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Thursday, June 1, 1972

“I Was a Slumlord…”

Copyright 1972 by The New York Times Company. Reprinted by permission from The New York Times, January 30, 1972.

I was a slumlord. Here is how I came to be one.

I was born 69 years ago. I learned the craft (maybe the art) of cabinet-making in my native land, Hungary. This would have been my 50th year of working actively, creating in wood many things of lasting beauty. My name is well-known and well-respected in the trade.

About 20 years ago I bought a small factory building in East Harlem, at 508 East 117th Street, where I worked together with my team of 10 to 12 men. With changes, improvements and additional construction, the factory cost me about $65,000.

A few years after I bought the building, the adjoining building, No. 510, was offered to me at a bargain price because it was in poor repair. With the idea of expanding my workshop into it, or using the lot for parking, I bought it. For $12,500 in cash I became the owner of a four-family house.

The four families living in the house are all decent working people. To my knowledge they do not need and never asked for charity, public help or assistance. Yet the law forces me to give them shelter and heat at a lower price than my own cost.

For several years now my cash expenses have exceeded my income by about 25 per cent, and this without interest or amortization payments on the mortgage.

The building was in poor repair when I bought it. By now it is the favored hunting ground of every city inspector.  

The building needs a new roof, new walls, new ceilings, new plumbing, new wiring, new doors and a new heating system. It needs about $15,000 worth of repairs.

The building now has a gross income of $2,600 a year, of which I am paying for taxes and heat about $3,000.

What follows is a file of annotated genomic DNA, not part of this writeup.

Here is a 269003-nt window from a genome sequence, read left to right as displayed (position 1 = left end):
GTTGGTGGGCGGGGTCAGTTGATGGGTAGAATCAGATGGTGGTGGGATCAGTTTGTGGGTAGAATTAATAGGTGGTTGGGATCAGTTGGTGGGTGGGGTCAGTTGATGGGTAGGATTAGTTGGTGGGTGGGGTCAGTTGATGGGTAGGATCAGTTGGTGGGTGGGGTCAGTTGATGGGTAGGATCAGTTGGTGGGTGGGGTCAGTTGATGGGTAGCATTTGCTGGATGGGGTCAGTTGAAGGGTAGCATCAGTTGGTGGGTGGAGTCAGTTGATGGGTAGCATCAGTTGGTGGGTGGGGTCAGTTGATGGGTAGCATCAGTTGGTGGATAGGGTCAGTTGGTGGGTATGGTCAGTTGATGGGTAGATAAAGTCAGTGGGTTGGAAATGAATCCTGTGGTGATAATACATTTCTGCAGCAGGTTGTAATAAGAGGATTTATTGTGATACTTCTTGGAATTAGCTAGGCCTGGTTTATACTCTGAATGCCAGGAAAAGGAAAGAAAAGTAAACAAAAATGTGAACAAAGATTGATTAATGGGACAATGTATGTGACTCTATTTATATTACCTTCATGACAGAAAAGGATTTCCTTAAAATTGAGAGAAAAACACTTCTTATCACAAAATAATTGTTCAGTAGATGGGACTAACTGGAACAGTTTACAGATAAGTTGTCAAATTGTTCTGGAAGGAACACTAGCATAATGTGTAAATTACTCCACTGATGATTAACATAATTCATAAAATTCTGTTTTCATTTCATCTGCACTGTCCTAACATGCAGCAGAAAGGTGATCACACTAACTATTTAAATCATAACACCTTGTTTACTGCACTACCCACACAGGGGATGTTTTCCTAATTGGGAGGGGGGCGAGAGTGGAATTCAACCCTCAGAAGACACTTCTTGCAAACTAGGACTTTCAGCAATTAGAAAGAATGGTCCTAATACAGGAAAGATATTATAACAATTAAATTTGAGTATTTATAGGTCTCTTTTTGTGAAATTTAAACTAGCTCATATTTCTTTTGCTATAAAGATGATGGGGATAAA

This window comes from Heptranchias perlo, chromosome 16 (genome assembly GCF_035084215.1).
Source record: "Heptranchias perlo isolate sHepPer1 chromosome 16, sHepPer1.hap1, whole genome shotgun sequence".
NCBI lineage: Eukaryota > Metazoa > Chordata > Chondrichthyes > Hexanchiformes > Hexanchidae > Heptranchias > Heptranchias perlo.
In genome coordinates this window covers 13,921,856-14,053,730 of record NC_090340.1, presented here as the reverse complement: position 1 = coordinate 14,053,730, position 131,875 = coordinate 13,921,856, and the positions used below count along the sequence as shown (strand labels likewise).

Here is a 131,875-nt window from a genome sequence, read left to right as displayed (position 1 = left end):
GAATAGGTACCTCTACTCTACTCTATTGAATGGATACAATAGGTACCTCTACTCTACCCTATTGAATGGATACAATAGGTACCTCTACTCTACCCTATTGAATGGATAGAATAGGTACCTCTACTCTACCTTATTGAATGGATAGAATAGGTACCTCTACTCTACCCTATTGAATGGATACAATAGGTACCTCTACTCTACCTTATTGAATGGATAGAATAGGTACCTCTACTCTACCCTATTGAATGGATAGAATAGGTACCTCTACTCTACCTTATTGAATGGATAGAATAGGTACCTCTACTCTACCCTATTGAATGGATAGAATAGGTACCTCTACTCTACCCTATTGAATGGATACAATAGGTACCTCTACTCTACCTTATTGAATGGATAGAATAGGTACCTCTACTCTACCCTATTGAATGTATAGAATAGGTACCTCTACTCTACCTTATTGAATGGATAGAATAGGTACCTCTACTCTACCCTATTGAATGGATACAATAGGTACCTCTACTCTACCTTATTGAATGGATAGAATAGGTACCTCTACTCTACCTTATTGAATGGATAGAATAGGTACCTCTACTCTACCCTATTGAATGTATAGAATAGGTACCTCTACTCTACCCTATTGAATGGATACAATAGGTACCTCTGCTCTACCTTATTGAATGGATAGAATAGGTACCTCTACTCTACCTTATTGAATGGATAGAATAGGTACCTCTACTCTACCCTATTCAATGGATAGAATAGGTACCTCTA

Why didn’t I apply for a hardship rent increase? My accountant told me there would be a blizzard of paperwork, and that if he was able to get me any increase, my fee to him would have taken away whatever I gained in the first two years.

So far I have been fined four times for failure to comply with orders to correct building code violations! I was summoned to court again only a few weeks ago, and I explained my predicament to the judge. He assured me of his “sympathy,” fined me $40 and promised that my next fine would be much higher.

I did not go home from the court. I went straight to the offices of the local Roman Catholic Church and asked them to accept the building as a free gift. They didn’t. An hour later I made the same offer to the Protestants. Again the answer was no. Next I offered the building free, without any money, to the four tenants. They didn’t want it.

Okay, I will abandon the building, was my next thought. I will stop collecting rents, will not pay taxes or heat. I will let the city take over. This sounds like an easy way out, but my lawyer tells me it cannot be done without my being legally financially responsible.

So, here I am with a building assessed by the city at $21,000 — I repeat $21,000 — that I cannot give away, I cannot sell, and I cannot abandon. I am forced by law to operate it.

That is, I was. I am not any longer.

I have sold the building for $30,000.

As an extra inducement I threw into the bargain my good old factory building, which cost me close to $70,000, for nothing. In other words, I sold real estate that cost me $80,000 about 15 years ago for $30,000, to be paid without interest in six years.

With the $50,000 that I lost on the deal — and which is a major part of my life savings — I bought freedom.

At 69 I am too old to start a revolution, or to fight City Hall. On the other hand I do not like to be summoned to appear in criminal court, when my only crime is that I dared to own a building in New York.

I will badly miss my shop, where I spent 49 happy years. But… I am no longer a slumlord!



1 “Authority, Power and the University,” New Guard, XI, No. 6, September 1971, p. 5.

 2 Jefferson’s Works, Vol. 19, pp. 459-461, Washington, 1907.